The history of residential schools is a source of contention for Canada’s museums.

The history of residential schools
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The Canadian Museum of History said last month that it will cancel its Canada Day festivities after unmarked graves were discovered at the sites of old residential schools throughout the nation, one of several changes it is undertaking in the aftermath of the tragic discovery.

The museum in Gatineau, Que., said in an email that further adjustments are in the works, including signs outlining the history and current impact of residential schools, a content warning for exhibitions that tackled the issue, and a thorough assessment of its content.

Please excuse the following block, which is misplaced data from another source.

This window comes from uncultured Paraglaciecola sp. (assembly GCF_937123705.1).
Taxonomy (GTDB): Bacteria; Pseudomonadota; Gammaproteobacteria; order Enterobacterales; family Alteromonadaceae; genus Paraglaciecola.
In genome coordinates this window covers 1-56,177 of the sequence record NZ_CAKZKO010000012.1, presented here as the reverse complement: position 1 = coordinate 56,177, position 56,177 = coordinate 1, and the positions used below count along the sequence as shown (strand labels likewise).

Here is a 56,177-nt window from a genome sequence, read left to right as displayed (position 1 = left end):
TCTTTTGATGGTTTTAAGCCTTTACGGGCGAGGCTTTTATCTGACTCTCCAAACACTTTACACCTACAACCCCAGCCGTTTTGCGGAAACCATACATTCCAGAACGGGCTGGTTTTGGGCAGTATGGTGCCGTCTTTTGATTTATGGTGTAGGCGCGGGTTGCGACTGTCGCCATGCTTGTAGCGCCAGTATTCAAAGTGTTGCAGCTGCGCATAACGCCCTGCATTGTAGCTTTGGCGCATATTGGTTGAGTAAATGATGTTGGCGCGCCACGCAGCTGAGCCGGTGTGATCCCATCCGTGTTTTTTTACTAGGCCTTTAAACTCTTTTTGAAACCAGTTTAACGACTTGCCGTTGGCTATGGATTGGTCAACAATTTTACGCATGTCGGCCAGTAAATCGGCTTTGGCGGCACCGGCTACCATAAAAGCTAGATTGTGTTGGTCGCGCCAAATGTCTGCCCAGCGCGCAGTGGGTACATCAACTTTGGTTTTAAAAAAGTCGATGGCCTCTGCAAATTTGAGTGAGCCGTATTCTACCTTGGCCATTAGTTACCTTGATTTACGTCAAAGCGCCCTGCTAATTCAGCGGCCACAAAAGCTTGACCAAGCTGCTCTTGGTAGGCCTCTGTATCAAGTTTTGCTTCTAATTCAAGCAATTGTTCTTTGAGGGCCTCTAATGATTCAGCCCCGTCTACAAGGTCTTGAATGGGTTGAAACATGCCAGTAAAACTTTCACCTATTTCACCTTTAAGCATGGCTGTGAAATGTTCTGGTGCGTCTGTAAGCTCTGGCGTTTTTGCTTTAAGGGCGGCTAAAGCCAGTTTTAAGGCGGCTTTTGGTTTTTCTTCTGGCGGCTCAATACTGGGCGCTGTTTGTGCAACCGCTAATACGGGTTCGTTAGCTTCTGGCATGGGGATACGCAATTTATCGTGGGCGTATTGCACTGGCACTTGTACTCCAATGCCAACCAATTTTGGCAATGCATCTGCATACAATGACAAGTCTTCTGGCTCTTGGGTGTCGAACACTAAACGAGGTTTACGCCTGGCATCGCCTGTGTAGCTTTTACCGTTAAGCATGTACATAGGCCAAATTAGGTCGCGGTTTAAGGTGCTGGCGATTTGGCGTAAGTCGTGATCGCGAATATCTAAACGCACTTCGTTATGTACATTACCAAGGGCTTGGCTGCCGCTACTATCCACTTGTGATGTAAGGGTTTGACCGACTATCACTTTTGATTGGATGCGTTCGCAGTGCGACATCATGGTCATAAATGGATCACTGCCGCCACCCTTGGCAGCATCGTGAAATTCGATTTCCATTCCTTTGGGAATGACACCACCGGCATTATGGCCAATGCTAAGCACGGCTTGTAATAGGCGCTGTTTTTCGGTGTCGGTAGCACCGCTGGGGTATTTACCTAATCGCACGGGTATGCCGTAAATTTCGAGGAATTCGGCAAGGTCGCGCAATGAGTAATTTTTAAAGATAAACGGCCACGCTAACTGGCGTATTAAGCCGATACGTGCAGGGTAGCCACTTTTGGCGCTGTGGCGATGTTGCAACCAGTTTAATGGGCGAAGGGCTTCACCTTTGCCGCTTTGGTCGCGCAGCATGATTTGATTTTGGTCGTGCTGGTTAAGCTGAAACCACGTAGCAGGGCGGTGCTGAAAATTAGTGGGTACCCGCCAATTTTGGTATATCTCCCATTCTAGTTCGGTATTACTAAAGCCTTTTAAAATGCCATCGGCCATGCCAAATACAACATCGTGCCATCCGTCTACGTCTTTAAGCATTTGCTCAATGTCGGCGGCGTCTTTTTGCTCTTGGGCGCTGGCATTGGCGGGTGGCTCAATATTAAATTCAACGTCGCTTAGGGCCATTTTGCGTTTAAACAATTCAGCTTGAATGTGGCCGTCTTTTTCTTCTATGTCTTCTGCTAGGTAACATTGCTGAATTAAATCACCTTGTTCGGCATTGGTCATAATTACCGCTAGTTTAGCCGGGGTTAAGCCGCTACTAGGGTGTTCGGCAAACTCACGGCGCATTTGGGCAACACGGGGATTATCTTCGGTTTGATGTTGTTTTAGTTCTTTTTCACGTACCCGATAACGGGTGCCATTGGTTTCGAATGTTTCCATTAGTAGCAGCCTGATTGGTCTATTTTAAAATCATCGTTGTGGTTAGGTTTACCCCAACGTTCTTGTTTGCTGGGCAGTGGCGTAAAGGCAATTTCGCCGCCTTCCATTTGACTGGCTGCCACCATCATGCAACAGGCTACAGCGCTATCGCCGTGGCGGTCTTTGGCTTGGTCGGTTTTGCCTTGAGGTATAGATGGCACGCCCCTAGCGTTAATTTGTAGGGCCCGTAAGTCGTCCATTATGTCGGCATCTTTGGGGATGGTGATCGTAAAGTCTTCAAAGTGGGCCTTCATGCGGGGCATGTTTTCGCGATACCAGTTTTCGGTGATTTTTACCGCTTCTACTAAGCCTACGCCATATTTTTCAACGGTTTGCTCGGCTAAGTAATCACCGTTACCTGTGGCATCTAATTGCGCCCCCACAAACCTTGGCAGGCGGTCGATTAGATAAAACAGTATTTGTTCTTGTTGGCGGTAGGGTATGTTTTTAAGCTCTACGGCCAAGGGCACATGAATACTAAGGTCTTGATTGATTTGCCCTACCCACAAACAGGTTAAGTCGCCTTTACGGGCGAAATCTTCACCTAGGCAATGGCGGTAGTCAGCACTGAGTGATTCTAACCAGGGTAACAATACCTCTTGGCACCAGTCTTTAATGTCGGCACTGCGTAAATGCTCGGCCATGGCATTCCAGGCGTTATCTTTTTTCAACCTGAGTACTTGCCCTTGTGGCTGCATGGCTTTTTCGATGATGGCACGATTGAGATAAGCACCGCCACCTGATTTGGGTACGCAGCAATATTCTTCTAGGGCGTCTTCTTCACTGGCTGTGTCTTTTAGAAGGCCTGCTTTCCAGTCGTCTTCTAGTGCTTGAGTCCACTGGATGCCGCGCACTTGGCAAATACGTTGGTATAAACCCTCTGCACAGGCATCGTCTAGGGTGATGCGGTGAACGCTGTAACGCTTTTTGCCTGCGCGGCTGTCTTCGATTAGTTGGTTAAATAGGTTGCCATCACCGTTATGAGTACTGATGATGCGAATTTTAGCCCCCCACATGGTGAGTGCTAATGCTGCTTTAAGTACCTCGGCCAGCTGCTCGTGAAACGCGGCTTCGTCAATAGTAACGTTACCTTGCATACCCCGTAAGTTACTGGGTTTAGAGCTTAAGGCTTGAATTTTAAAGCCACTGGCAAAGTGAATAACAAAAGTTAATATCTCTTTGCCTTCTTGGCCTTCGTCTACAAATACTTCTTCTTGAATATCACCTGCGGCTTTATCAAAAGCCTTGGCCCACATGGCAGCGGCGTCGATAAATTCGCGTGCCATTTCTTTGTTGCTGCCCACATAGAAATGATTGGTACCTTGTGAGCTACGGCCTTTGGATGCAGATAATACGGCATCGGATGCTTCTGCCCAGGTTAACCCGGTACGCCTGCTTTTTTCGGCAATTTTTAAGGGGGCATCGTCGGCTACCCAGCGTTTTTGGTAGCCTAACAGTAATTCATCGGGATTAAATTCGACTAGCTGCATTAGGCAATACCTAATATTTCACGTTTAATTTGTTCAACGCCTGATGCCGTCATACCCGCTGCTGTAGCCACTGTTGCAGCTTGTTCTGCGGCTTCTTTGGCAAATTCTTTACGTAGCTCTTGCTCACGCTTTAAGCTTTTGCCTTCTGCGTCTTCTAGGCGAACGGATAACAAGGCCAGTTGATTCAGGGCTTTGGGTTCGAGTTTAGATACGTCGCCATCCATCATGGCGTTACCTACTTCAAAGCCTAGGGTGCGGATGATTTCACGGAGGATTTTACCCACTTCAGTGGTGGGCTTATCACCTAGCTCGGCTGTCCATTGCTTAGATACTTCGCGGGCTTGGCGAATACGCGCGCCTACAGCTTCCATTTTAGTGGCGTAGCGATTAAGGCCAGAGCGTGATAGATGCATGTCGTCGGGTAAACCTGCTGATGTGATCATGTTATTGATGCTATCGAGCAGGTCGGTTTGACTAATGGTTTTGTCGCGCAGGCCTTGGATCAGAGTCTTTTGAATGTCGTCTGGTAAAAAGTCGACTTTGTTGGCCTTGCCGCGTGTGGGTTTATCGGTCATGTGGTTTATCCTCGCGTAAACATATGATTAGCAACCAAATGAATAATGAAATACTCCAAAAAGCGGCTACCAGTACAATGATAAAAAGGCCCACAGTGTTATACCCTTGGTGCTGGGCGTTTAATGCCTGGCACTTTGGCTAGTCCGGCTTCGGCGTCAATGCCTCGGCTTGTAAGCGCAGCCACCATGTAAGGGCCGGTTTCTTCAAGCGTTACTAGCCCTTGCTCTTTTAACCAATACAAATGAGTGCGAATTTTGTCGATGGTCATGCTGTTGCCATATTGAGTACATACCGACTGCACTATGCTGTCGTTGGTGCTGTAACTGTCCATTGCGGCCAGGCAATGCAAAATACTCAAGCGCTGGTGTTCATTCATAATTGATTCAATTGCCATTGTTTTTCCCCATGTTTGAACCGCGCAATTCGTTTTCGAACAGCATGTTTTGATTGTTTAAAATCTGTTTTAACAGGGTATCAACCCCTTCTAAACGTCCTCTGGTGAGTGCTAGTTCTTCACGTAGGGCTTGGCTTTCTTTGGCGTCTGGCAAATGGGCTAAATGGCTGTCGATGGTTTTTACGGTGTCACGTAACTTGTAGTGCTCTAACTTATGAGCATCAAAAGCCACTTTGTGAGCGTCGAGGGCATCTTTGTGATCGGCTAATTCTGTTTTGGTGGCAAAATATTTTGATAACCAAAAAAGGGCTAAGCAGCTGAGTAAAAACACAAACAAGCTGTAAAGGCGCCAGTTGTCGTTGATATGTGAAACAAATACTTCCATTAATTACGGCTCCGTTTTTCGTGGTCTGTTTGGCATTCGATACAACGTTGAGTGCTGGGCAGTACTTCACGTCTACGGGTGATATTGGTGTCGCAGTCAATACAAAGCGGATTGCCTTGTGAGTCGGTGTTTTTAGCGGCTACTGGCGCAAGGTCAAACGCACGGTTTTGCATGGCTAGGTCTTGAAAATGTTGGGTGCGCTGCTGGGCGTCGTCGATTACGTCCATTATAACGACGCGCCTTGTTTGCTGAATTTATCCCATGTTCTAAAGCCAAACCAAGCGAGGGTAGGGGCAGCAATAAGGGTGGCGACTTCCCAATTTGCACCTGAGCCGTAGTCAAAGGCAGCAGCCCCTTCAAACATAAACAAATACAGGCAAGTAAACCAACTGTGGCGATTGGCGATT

The museums’ responses varied: some cited long-running exhibitions created in collaboration with Indigenous people, others held ceremonies to honor residential school victims and survivors, and a few stated that they had long-term plans to address the problem.

However, a challenging challenge awaits: how can museums present our country’s narrative in a way that correctly depicts the role of Canadian institutions in destroying Indigenous lives and communities through the residential school system?